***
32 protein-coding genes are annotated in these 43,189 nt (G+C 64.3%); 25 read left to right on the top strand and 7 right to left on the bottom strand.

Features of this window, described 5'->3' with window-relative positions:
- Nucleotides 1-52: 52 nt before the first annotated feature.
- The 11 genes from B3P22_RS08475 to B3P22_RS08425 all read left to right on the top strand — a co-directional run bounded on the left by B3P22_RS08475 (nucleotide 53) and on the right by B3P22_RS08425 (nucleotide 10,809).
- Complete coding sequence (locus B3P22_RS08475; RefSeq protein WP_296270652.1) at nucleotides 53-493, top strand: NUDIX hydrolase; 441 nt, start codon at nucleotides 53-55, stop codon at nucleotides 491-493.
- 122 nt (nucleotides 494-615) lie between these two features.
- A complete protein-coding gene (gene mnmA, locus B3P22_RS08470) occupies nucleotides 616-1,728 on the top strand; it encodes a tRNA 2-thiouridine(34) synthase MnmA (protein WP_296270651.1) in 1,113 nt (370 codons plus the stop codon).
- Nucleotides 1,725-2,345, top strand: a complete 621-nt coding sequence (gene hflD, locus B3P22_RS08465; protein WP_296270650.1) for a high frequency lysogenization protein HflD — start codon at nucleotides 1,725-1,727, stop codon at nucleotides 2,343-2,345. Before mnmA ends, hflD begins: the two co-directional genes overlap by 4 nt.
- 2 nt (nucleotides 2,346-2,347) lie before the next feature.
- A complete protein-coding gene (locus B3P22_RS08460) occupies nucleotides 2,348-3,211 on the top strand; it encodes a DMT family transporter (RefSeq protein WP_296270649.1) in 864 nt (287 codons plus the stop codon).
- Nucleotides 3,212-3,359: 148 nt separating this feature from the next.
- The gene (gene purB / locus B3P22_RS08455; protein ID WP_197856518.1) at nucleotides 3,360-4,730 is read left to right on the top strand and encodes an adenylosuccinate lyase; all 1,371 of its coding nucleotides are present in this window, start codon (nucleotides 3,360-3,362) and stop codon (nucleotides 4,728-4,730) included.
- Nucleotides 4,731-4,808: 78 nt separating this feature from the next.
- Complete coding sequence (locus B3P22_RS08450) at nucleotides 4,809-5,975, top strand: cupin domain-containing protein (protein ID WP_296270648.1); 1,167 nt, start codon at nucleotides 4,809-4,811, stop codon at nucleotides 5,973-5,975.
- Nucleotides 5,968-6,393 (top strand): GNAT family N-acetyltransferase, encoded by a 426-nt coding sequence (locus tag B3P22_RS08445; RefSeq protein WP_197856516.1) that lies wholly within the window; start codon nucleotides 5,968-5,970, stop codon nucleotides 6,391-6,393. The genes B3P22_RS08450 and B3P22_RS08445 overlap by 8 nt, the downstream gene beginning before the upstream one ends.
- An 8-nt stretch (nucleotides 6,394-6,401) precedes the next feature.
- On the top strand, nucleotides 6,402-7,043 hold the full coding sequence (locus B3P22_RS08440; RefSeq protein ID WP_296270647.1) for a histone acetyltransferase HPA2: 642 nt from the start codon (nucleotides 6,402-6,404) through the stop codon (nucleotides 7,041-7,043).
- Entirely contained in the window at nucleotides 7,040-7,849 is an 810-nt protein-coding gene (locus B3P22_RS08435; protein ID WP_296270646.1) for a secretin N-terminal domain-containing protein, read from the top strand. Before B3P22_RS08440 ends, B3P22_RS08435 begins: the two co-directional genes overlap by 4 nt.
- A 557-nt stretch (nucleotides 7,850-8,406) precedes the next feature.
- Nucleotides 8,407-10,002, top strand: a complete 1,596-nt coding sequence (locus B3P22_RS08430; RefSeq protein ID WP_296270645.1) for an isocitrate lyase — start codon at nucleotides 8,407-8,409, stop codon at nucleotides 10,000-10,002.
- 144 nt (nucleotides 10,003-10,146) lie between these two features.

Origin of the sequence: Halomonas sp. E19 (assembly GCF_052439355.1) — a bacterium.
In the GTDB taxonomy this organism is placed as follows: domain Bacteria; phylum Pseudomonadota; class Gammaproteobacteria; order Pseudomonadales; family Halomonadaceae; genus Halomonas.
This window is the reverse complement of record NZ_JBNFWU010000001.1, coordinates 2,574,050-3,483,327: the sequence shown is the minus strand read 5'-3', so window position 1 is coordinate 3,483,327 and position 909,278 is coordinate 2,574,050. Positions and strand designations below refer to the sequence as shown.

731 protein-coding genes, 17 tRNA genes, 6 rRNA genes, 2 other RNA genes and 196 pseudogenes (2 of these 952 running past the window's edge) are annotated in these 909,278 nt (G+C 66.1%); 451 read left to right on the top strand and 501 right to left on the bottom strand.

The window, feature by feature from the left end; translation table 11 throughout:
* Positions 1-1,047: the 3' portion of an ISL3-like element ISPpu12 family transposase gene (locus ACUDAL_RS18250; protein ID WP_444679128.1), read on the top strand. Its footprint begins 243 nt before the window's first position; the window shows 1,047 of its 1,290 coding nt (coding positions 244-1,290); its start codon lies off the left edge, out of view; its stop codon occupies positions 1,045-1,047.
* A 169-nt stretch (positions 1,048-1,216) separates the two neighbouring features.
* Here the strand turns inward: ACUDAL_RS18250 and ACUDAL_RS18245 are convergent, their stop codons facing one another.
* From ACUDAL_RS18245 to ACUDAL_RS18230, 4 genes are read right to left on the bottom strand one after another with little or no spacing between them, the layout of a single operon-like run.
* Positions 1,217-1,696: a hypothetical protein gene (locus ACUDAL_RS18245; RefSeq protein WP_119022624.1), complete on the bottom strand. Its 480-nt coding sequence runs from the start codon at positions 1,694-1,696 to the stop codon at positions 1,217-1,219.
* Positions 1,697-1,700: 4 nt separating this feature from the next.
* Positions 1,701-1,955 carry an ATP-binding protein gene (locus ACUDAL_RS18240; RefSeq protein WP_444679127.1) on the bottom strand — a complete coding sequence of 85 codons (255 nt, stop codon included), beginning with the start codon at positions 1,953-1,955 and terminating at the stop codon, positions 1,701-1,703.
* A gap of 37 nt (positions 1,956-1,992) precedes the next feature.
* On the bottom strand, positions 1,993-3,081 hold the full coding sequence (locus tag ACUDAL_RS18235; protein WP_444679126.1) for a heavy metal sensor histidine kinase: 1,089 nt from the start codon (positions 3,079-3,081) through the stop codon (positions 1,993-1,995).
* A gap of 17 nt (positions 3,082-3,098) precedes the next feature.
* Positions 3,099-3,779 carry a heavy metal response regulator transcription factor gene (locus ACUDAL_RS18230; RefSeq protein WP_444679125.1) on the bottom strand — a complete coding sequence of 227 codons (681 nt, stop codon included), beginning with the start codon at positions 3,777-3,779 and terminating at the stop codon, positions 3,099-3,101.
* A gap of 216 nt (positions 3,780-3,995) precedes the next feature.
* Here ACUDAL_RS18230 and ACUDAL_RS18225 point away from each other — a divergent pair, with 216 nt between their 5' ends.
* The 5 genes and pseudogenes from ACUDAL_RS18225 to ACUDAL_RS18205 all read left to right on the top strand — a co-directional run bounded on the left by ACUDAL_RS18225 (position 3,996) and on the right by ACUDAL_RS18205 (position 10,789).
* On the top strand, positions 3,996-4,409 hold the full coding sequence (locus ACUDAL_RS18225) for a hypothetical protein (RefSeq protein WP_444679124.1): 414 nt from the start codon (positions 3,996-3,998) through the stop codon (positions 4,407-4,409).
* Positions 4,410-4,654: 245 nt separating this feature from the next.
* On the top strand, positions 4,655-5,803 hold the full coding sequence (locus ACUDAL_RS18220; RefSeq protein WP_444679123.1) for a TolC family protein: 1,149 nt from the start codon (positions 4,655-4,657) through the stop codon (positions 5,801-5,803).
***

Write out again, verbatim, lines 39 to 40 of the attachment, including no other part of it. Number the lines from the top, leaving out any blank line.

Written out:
* Here ACUDAL_RS18230 and ACUDAL_RS18225 point away from each other — a divergent pair, with 216 nt between their 5' ends.
* The 5 genes and pseudogenes from ACUDAL_RS18225 to ACUDAL_RS18205 all read left to right on the top strand — a co-directional run bounded on the left by ACUDAL_RS18225 (position 3,996) and on the right by ACUDAL_RS18205 (position 10,789).